About Green Tea
Before there was any other tea, there was green tea, and the health benefits of green tea date back more than 5000 years. Green tea is regarded in China as the ultimate tea, and there are thousands of different varieties, plus many more from all around the world. However, the original Chinese teas are still rightly thought of as the finest. Green tea is made from the sweetest, newest buds and tips plucked from the top of the plant, and the best varieties are only harvested in the spring. Unlike black, oolong and puer teas, green tea is not fermented (or oxidized). What makes green tea different from other teas is what leaves are chosen, how and when they are plucked, and how they are then processed. There was a time when spring could not officially be declared until the very first tea was delivered to the emperor. Today it is still true that the most prized green tea are the first tender buds of spring. With the price of gold today, it is interesting that there was a time when green tea was commonly worth more than gold. Still in China, Japan, and Korea, it is still the best gift that you can give someone to whom you wish to show respect by wishing them a long life.
Green tea is gaining popularity quickly because of the health benefits being verified by an avalanche of scientific research, the bulk of which being focused on green tea. Of course, that green tea is good for your health is not news to the people of China and Japan, and it doesn’t necessarily mean that green tea is better for you then any other kind of tea, but just that more research is being done with green tea. The Japanese started it off about thirty years ago when they started wondering why people in Okinawa lived so long and had such a low occurrence of cancer. Cancer has been the focus of a lot of the research, but lately green tea has been found to have properties that also have an impact on heart disease and diabetes, and a whole list of other health issues, and the list keeps growing.
What has been studied with intense focus are the tea polyphenols that are such powerful antioxidants, EGCG in particular, the concentrations of which being highest in the very young unopened leaf, known as a bud, or tip. EGCG appears to be very powerful in the prevention and treatment of various cancers. In Chinese medicine green tea is thought to be effective as a cooling agent for treating diseases characterized by having too much internal heat, inflammation for example. More oxidized tea, like oolongs and black tea, is known as being good for warming. The general rule is the less oxidized, the more cooling, and green tea is not oxidized at all. The Chinese believe the better the quality tea, the better the nutrition. In the West, we want to break things down into individual parts and isolate the nutrients that we can make into medication and market the extracted nutrient. With green tea, it should be taken in its undivided form because the combination of all the nutrients working together the creates the maximum impact on your health.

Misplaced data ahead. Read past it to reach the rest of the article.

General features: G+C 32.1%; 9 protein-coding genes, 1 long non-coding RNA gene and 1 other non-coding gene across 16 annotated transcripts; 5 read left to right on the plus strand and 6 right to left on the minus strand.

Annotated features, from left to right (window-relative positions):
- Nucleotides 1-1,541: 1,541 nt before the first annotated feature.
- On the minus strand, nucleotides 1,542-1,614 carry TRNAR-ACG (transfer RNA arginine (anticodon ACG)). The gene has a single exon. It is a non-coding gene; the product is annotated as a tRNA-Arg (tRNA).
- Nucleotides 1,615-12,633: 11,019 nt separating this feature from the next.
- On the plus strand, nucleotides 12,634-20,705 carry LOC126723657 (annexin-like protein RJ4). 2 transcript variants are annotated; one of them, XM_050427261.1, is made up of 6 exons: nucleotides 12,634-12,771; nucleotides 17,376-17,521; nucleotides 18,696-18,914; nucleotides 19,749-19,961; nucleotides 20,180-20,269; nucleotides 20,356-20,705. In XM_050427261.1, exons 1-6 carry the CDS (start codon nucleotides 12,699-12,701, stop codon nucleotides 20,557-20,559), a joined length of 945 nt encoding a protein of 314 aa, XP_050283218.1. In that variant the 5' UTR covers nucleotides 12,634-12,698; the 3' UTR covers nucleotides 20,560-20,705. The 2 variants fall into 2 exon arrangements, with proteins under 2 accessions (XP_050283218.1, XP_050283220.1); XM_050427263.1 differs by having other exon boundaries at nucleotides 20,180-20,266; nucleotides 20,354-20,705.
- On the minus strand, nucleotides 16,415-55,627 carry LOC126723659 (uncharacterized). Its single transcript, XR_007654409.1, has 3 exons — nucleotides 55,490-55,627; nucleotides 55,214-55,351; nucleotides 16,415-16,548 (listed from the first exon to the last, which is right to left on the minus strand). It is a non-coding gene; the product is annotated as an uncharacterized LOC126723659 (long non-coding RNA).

History of Green Tea
Even though it is impossible to exactly determine the point in time when the actual process for making green tea was discovered, tea as an herb dates back nearly five thousand years to the Emperor Sheng Dong, who is credited with the discovery of tea, and the discover of Chinese medicine for that matter. Green tea by definition is tea that has been heated in some way after picking to stop the oxidation of the leaf, and then dried in some way. Green tea had already been invented when Blacks and oolongs started to emerge about five hundred years ago, but prior to that, there was only green tea.
It isn’t well known that the British began their tea drinking with green tea, as did Americans and other Europeans. In China there is no tea above green tea. Prior to the Ming dynasty (1368-1644) all green tea was compressed into cakes. Loose leaf tea became popular during the Ming dynasty, and remains so today, although bricks and cakes are mostly produced in Sichuan and Yunnan. Sichuan primarily supplies Tibet and Mongolia, while that target market for Yunnan compressed tea (puer) is Guangzhou and Hong Kong, and lately the rest of the mainland and Taiwan.